The full First Circuit Court of Appeals today (Tuesday, Dec. 16) reversed an earlier ruling that Massachusetts must provide Michelle Kosilek, an incarcerated transgender woman, medically-necessary gender reassignment surgery.
Jennifer Levi, director of the Transgender Rights Project of Gay & Lesbian Advocates & Defenders, said, “I am appalled by this decision, which means that Michelle Kosilek will continue to be denied the life-saving medical care she needs and has been seeking for years. It is difficult or impossible to imagine a decision like this one – that second-guesses every factual determination made by the trial court – in the context of any other prisoner health care case. This decision is a testament to how much work remains to be done to get transgender people’s health care needs on par with others in the general public. ”
A three-judge panel of the Court of Appeals issued an initial ruling Jan. 17, upholding the finding of District Court Judge Mark L. Wolf that the Massachusetts Department of Corrections engaged in a pattern of “pretense, pretext and prevarication” to deny Kosilek treatment, in violation of her 8th Amendment right to freedom from cruel and unusual punishment. The commonwealth requested and was granted a rehearing of the case before the full bench. Oral arguments took place on May 8.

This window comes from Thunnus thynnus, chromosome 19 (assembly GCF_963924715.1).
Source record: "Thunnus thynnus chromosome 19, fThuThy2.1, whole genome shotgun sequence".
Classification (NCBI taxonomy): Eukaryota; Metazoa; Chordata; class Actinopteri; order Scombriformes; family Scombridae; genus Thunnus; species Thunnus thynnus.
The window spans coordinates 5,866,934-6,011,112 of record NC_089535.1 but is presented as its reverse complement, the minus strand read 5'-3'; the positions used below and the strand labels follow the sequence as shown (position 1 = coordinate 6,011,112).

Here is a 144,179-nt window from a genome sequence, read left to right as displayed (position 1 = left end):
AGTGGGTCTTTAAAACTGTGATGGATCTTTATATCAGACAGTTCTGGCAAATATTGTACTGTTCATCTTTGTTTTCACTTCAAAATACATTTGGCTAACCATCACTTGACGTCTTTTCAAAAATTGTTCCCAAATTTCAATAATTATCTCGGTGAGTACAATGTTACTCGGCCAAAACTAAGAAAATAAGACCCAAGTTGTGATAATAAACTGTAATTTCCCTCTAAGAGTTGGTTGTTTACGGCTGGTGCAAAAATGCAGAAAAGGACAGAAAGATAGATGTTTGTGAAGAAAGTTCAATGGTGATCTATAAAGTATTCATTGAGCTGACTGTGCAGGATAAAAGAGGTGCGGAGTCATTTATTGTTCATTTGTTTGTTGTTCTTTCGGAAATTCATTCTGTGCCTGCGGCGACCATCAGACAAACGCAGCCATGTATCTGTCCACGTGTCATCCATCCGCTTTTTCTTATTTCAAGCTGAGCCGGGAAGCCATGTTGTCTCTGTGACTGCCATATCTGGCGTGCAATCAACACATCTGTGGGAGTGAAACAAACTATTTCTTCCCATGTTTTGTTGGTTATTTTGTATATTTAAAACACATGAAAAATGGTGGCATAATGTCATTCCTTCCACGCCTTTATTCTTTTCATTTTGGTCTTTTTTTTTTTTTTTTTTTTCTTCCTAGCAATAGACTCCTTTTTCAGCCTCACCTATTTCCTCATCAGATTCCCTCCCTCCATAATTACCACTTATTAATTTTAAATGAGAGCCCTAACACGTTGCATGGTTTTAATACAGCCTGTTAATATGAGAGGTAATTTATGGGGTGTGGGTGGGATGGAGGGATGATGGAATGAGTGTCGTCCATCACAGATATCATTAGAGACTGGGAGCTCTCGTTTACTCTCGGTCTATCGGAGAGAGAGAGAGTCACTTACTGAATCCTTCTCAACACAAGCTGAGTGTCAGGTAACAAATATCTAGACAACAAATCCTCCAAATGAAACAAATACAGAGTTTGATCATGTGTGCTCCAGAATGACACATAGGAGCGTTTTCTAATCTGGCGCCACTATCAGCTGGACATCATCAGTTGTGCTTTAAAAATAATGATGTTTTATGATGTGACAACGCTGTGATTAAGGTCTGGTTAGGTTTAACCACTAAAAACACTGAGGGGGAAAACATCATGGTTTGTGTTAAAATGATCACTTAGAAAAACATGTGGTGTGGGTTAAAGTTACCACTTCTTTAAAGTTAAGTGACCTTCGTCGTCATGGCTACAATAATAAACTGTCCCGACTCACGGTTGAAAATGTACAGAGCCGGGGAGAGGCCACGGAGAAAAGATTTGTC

Kosilek was denied gender reassignment surgery by the department against the recommendations of multiple doctors.
“There is no scientific or medical basis for denying transgender people their health care needs,” Levi said. “The consensus position of the medical community is that surgery may sometimes be essential treatment.”
Kosilek is serving a lifetime sentence for the 1990 murder of her wife, Cheryl McCaul.